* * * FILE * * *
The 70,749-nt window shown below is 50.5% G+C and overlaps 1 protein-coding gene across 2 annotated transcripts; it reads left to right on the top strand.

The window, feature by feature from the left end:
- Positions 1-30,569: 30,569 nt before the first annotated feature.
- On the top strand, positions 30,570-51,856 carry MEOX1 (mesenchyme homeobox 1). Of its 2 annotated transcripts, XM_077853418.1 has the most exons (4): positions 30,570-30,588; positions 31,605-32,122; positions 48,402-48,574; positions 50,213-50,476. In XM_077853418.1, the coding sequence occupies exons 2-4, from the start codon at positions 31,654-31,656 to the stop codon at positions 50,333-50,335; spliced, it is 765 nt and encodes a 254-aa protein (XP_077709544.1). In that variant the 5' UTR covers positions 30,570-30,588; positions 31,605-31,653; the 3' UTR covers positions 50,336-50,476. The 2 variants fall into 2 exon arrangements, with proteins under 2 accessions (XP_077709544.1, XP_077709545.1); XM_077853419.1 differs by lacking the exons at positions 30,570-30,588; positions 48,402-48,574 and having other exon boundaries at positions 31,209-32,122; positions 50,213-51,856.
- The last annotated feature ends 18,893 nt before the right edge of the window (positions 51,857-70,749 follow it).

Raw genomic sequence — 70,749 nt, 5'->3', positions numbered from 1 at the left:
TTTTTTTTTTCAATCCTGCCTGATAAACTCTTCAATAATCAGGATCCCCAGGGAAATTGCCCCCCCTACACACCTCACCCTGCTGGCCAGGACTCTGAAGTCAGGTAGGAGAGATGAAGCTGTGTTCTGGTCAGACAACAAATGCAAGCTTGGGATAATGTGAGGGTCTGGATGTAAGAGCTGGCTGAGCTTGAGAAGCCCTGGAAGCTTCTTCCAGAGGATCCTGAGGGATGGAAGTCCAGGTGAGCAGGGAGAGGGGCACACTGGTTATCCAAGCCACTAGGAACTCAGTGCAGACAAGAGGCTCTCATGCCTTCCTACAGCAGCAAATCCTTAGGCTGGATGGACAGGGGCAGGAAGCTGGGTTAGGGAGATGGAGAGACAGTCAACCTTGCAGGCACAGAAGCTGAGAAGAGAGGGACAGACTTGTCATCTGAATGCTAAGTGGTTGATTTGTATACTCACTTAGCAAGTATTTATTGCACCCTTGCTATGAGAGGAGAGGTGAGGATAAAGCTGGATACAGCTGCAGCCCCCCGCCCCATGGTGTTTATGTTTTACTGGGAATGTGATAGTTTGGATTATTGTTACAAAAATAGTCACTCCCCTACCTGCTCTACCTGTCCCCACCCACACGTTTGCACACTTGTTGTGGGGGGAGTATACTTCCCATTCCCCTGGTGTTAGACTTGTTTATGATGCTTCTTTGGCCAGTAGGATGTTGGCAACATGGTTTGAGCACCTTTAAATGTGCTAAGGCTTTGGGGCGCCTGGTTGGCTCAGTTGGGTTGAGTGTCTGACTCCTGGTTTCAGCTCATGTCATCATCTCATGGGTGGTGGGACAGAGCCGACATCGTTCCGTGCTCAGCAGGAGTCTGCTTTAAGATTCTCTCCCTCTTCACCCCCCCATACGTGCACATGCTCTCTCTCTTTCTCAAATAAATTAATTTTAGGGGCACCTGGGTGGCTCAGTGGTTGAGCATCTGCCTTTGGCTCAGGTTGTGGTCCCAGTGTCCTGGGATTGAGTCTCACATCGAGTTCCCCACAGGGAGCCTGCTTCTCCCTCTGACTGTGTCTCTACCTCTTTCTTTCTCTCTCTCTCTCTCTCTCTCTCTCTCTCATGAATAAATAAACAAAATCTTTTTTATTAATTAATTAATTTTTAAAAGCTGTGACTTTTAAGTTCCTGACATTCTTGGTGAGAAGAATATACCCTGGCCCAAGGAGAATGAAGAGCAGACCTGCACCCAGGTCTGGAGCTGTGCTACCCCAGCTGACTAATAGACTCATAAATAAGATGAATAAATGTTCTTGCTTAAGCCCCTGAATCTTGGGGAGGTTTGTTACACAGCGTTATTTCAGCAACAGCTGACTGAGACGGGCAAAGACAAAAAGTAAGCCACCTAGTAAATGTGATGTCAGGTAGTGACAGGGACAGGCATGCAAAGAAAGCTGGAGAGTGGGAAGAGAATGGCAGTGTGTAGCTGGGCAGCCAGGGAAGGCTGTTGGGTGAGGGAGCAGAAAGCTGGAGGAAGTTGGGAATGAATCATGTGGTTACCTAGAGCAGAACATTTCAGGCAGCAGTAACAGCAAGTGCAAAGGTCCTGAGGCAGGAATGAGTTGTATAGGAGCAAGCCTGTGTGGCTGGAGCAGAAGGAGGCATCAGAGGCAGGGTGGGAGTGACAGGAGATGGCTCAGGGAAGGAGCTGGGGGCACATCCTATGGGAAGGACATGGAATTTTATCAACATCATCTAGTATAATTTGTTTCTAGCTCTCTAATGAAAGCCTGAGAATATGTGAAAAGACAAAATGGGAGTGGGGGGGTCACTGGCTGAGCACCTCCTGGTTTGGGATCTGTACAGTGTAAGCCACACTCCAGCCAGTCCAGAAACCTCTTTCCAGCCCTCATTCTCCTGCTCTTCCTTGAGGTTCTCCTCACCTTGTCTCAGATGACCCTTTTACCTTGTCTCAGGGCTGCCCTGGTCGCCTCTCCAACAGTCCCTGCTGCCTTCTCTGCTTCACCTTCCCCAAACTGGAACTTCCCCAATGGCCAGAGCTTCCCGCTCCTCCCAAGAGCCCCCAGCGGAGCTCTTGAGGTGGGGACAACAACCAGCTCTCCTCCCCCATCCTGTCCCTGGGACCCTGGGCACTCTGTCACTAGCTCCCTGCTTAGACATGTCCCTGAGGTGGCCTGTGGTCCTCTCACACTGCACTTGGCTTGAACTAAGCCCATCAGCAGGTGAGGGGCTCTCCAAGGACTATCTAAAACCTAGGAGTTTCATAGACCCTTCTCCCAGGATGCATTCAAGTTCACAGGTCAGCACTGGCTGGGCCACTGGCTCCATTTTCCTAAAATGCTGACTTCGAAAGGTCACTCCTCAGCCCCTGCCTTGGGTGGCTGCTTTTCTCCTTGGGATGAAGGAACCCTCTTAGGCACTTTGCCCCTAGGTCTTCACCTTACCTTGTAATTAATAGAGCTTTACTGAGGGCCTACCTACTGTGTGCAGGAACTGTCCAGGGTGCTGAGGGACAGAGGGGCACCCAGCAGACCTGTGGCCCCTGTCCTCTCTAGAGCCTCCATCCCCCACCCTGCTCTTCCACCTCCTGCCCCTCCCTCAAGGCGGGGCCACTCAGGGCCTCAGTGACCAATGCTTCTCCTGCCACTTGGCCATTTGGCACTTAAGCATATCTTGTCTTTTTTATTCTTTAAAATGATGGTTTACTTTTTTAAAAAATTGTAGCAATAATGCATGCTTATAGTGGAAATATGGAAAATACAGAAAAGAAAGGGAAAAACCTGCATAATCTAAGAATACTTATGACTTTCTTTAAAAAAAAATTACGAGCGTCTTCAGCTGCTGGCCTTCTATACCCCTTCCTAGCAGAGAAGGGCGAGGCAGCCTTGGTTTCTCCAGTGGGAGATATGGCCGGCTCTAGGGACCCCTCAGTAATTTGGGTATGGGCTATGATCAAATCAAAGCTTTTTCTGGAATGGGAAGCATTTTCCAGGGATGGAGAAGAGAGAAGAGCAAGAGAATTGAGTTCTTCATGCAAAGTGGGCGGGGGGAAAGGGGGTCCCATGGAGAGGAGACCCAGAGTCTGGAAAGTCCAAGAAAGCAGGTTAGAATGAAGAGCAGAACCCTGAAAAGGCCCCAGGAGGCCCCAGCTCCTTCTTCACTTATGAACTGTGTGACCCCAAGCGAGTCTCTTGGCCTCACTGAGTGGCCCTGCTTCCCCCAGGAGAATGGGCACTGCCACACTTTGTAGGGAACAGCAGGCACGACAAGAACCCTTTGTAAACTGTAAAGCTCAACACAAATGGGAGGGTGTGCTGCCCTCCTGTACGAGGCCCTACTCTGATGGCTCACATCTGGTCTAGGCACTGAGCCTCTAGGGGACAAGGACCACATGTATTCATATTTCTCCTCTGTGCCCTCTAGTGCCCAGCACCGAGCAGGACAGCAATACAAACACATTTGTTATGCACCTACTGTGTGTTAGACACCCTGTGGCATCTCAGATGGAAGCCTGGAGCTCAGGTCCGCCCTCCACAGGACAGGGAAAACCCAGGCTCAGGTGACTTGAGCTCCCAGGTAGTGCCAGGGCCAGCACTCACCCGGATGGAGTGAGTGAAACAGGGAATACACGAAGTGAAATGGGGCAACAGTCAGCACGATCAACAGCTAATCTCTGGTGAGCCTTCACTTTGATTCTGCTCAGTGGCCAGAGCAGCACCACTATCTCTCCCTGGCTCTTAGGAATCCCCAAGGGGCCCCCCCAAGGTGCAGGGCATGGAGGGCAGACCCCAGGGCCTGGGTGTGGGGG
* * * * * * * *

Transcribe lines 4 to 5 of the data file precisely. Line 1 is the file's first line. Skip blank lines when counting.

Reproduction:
- On the top strand, positions 30,570-51,856 carry MEOX1 (mesenchyme homeobox 1). Of its 2 annotated transcripts, XM_077853418.1 has the most exons (4): positions 30,570-30,588; positions 31,605-32,122; positions 48,402-48,574; positions 50,213-50,476. In XM_077853418.1, the coding sequence occupies exons 2-4, from the start codon at positions 31,654-31,656 to the stop codon at positions 50,333-50,335; spliced, it is 765 nt and encodes a 254-aa protein (XP_077709544.1). In that variant the 5' UTR covers positions 30,570-30,588; positions 31,605-31,653; the 3' UTR covers positions 50,336-50,476. The 2 variants fall into 2 exon arrangements, with proteins under 2 accessions (XP_077709544.1, XP_077709545.1); XM_077853419.1 differs by lacking the exons at positions 30,570-30,588; positions 48,402-48,574 and having other exon boundaries at positions 31,209-32,122; positions 50,213-51,856.
- The last annotated feature ends 18,893 nt before the right edge of the window (positions 51,857-70,749 follow it).